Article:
Posted 10.05.12 in Features
Horovitz was one of a host of poets including Allen Ginsberg and Adrian Mitchell who took part in the International Poetry Incarnation, a massive poetry marathon held in 1965 at the Albert Hall, which over 7,000 people attended. It was one of the iconic happenings of the 60s and was celebrated in a film called ‘Wholly Communion’. Michael has since organised poetry happenings at venues large, small and enormous, involving streams of major poets plus special guests including Paul McCartney, Damon Albarn and even Kylie Minoque reading the lyrics to her hit I Should be So Lucky.
In the 60s it was possible to fill the Albert Hall by spreading the word to people by word of mouth. But now you can spread the word ever faster and effectively via free social media. Horovitz has always sought to subvert the establishment of poetry publishing, now that establishment is rocked to the core by the implications of digital tools for their business models.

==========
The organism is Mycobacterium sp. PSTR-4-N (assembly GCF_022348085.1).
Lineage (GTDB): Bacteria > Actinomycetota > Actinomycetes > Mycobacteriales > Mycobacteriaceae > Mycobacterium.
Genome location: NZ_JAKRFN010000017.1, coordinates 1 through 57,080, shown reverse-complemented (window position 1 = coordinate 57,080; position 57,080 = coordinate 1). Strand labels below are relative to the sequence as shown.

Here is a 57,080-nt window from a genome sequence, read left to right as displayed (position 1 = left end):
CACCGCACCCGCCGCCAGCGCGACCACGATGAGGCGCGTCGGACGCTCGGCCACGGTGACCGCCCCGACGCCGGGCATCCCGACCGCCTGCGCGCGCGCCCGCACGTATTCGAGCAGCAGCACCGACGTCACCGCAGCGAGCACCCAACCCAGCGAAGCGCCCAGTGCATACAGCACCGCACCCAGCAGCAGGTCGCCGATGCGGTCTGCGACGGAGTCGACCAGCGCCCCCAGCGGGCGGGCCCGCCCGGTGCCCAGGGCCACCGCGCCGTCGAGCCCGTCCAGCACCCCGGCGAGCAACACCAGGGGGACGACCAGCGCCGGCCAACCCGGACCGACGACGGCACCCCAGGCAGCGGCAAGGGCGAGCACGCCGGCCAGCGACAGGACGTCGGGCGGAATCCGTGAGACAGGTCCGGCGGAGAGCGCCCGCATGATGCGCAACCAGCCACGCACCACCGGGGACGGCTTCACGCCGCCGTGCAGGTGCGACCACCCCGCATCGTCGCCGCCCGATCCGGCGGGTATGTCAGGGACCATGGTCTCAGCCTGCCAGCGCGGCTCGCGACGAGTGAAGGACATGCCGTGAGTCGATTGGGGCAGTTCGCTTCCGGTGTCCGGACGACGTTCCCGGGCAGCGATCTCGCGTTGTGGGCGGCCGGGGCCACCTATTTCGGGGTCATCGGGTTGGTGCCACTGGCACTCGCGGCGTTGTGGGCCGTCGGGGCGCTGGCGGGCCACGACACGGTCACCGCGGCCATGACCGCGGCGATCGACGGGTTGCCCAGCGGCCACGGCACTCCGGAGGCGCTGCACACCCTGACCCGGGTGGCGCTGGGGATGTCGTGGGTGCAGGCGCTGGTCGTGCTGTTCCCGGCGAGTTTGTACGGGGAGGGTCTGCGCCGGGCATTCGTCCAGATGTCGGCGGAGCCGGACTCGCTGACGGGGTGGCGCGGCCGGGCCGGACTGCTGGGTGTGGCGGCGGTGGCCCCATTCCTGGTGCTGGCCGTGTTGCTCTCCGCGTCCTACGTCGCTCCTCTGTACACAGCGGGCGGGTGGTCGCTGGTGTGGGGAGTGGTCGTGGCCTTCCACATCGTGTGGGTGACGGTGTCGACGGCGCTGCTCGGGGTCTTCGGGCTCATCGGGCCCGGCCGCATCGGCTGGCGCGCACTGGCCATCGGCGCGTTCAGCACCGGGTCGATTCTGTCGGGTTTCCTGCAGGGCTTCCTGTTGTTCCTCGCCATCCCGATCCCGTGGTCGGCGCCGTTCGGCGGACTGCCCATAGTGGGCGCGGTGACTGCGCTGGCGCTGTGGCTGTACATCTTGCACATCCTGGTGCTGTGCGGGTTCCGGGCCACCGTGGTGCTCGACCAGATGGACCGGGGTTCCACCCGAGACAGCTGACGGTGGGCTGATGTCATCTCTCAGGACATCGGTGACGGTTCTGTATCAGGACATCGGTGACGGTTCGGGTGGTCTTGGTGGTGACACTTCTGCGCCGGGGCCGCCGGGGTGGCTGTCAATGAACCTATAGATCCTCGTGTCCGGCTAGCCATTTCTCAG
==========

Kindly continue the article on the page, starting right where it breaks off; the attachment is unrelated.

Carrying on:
In this short clip from conversation with Michael, he starts recalling in precise detail the ‘Wholly Communion’ event of 1965, moves on to an attack on advertising in politics and ends with a blessing to the poets of the future, the Great Grandchildren of Albion, urging them to make “stratospheric, fifth dimension poetry” together via digital means, “with music, with computer, with space travel, without knives, and without political or Arts Council approval”.
We asked you to post your ideas to bring poetry to people, amny of them are below. You can read our favourites as selected by Chris Meade from if:book here.
|Now in his seventies, living in a Notting Hill flat surrounded by mountains of archive papers from his poetry past, Michael Horovitz is still immensely active, organising poetry jazz Superjams and Poetry Olympics. He’s also co-editing Great Grandchildren of Albion, another follow up to the original Children of Albion anthology published by Penguin Books in 1969. His epic poetic rant A New Wasteland was published by New Departures in 2008.photo credit: Hayley Madden|
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